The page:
Work-Study is a need-based financial aid program that encourages students to work on campus or with approved off-campus employers to earn money for their educational expenses.
It is not a guarantee of work or wages; students must apply and be hired for a job. You can learn more about job opportunities, how to get a job, and more on the Student Employment website.
Work-Study eligibility is determined each year by the information provided on the student’s Free Application for Federal Student Aid (FAFSA). All undergraduate students who apply for need-based financial aid are automatically considered for work-study.
Eligible students will see work-study included on their Financial Aid Offer Letter on mySeattleU as either ‘Federal Work-Study' or ‘Federal/State Work-Study'.
***WA state residents can participate in either program.
Work-study is automatically accepted on the Financial Aid Offer; no action is required by students to accept the award.
To participate in the program, students need to apply and be hired for a position.
Students who want to decline or reduce their work-study to make room in their budget for other types of aid (such as a private loan or Parent PLUS Loan) should reach out to their assigned financial aid counselor.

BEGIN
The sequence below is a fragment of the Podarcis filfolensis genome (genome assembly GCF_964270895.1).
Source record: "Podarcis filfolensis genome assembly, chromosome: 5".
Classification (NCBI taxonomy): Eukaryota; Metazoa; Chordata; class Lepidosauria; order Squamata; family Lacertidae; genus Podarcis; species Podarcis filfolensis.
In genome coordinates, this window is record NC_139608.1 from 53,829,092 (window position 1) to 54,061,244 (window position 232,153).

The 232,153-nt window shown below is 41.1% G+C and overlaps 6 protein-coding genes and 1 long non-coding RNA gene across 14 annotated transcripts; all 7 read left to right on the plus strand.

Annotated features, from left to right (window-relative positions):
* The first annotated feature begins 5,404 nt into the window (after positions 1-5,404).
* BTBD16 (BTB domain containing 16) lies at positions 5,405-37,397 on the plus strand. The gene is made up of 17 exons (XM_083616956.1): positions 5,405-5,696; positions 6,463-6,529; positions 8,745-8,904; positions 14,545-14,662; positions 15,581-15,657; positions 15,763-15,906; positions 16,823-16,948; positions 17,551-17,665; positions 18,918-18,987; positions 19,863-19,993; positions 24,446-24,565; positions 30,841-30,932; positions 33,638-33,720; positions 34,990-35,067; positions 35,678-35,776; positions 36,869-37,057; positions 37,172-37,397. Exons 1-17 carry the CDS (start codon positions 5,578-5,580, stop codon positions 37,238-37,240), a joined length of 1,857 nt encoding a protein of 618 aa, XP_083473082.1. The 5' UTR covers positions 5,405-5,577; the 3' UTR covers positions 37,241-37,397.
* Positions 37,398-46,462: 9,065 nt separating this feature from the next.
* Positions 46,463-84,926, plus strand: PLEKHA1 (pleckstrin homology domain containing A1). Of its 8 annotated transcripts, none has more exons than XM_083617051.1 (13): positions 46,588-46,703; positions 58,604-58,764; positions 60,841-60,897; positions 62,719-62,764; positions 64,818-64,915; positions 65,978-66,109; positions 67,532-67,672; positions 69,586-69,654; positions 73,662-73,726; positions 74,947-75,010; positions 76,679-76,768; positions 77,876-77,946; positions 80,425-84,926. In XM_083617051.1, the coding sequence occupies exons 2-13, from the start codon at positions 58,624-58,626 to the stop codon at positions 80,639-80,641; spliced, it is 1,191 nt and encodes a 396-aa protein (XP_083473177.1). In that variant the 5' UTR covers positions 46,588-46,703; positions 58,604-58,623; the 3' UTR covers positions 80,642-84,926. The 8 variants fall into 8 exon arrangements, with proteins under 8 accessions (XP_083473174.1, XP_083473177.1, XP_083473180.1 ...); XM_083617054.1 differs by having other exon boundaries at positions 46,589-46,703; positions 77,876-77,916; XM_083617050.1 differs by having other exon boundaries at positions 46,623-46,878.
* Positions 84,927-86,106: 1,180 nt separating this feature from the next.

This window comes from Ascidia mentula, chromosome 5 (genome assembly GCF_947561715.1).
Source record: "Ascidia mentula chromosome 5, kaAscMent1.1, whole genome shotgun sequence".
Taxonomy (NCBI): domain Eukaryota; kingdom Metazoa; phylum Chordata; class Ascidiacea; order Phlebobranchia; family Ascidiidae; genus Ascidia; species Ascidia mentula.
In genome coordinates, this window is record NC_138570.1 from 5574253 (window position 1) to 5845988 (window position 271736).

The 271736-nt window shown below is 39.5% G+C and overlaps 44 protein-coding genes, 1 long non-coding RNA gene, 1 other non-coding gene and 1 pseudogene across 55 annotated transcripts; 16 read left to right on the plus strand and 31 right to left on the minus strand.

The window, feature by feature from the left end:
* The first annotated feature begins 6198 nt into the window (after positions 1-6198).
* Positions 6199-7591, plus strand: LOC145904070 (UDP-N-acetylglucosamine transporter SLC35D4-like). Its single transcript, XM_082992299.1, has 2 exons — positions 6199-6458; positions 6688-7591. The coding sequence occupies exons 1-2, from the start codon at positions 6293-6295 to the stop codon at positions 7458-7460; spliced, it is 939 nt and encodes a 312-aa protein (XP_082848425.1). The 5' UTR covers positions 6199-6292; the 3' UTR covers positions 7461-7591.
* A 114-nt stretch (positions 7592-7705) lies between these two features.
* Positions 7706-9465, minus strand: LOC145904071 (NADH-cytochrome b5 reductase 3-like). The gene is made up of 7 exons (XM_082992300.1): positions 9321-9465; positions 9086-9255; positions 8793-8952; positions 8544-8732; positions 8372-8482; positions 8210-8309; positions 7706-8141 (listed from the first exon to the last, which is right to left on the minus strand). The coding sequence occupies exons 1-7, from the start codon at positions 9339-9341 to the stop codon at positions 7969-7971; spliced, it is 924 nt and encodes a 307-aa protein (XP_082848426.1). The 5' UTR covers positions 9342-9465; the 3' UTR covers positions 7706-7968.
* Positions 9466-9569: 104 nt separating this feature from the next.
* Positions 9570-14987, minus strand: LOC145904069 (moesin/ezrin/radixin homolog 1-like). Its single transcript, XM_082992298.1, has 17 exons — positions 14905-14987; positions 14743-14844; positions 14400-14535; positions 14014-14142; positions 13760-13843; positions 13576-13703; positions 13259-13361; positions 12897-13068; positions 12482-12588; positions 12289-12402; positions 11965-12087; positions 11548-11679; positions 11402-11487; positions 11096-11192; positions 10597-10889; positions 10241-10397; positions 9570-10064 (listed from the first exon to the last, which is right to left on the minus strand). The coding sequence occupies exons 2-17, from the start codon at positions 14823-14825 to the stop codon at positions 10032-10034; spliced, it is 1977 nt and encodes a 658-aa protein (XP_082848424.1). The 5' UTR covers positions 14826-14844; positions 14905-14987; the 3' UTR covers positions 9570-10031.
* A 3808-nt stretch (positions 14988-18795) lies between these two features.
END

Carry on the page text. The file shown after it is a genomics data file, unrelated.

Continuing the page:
Students are awarded up to $5,000 per year depending on their financial need.
Most students do not need to monitor their earnings from work-study. If a student exceeds their work-study award and is not eligible for an increase, they will be paid from institutional funding.
However, students who work for the Center for Community Engagement or approved off-campus employers must monitor their earnings, as work-study is the only source of funding available.
Work-study is earned through wages that are paid directly to the student for hours worked via a paycheck every two weeks. The money is not applied to the student account; a student may choose to make a payment with their earnings.